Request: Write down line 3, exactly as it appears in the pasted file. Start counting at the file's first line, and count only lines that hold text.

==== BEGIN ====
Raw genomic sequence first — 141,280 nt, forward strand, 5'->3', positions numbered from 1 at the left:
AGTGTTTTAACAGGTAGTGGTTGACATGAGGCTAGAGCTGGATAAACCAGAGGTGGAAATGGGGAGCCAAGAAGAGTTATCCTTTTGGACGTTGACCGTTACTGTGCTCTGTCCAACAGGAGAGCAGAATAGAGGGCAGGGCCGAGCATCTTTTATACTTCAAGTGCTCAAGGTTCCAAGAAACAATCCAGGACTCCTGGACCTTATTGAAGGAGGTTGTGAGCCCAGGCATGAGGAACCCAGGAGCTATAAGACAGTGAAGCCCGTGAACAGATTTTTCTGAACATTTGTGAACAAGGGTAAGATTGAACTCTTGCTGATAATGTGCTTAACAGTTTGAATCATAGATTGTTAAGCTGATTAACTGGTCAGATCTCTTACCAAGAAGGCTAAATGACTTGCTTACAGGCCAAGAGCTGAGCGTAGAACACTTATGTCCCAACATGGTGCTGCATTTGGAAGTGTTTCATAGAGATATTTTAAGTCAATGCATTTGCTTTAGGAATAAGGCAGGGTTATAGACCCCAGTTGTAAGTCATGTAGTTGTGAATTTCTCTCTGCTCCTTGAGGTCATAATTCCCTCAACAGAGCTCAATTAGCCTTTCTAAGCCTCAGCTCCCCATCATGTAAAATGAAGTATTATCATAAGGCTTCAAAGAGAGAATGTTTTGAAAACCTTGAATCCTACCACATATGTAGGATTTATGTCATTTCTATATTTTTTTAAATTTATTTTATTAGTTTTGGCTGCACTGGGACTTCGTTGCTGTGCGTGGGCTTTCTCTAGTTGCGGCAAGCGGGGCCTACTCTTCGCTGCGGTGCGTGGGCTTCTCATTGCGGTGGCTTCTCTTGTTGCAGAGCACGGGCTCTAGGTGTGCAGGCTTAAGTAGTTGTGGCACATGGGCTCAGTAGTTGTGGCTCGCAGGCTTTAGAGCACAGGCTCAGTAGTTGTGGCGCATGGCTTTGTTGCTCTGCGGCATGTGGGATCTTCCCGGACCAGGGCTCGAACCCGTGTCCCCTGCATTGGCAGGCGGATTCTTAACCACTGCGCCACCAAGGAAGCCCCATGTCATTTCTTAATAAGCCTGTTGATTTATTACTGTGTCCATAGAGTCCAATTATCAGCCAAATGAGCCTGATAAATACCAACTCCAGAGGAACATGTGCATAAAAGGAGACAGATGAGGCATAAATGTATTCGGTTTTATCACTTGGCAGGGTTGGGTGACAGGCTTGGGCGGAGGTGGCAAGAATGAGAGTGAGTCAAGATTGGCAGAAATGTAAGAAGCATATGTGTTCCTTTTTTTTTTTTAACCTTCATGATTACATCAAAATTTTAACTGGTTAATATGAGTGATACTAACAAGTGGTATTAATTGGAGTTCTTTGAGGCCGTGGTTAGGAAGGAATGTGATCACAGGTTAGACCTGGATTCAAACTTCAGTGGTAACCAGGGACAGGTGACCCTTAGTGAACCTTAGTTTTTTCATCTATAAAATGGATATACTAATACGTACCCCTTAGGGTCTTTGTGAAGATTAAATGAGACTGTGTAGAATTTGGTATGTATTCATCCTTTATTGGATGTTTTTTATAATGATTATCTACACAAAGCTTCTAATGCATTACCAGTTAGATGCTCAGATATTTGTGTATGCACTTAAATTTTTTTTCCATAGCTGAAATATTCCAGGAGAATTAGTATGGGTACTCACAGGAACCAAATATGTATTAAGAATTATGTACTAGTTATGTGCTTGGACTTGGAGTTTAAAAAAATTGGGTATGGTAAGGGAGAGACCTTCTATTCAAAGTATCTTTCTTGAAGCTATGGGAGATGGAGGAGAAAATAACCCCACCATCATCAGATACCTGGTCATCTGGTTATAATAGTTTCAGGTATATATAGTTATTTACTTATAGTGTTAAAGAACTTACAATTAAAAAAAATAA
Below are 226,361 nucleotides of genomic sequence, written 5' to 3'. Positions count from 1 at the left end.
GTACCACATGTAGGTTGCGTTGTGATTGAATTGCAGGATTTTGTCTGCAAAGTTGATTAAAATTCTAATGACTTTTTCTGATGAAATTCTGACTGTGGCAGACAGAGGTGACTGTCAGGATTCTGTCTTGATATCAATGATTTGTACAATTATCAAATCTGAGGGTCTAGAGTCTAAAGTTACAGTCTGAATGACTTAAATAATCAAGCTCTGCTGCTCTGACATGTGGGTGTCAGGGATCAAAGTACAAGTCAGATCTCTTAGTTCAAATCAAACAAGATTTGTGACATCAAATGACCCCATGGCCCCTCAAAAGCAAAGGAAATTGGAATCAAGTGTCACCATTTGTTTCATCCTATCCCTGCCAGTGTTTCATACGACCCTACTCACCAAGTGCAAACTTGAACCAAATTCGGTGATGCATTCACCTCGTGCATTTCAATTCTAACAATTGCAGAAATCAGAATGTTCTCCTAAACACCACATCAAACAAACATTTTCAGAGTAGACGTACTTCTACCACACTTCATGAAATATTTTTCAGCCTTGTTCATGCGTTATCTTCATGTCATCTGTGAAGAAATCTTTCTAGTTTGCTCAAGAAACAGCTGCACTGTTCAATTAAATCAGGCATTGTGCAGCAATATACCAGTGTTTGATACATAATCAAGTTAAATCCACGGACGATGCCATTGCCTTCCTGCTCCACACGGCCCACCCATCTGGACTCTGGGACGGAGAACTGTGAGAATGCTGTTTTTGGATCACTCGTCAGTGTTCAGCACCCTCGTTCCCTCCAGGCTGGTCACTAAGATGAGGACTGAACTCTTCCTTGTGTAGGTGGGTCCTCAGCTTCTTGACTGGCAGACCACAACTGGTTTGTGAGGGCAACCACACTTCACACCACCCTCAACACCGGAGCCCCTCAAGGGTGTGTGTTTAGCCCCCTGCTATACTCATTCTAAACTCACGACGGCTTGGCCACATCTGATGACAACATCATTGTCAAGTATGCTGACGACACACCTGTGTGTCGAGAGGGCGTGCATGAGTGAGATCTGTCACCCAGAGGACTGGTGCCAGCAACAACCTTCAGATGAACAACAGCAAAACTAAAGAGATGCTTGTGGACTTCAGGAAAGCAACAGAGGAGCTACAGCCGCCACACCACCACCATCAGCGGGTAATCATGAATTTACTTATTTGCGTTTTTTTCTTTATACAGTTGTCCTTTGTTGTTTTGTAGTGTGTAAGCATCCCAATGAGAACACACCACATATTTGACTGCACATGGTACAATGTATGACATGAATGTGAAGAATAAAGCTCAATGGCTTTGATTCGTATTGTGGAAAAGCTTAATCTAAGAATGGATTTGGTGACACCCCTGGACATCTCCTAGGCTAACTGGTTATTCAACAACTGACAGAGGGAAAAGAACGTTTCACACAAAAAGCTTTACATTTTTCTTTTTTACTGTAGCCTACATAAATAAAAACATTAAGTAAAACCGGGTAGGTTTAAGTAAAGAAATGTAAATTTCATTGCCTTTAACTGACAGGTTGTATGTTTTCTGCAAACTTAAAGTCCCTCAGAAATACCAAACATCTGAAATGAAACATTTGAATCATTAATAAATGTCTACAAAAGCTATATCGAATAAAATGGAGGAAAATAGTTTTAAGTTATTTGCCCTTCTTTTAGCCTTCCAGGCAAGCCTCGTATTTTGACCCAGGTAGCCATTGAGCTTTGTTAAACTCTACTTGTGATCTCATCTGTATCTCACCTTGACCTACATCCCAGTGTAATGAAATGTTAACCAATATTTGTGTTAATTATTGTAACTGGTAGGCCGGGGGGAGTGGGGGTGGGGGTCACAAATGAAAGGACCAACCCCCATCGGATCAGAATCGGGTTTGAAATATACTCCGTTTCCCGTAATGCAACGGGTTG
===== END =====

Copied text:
Below are 226,361 nucleotides of genomic sequence, written 5' to 3'. Positions count from 1 at the left end.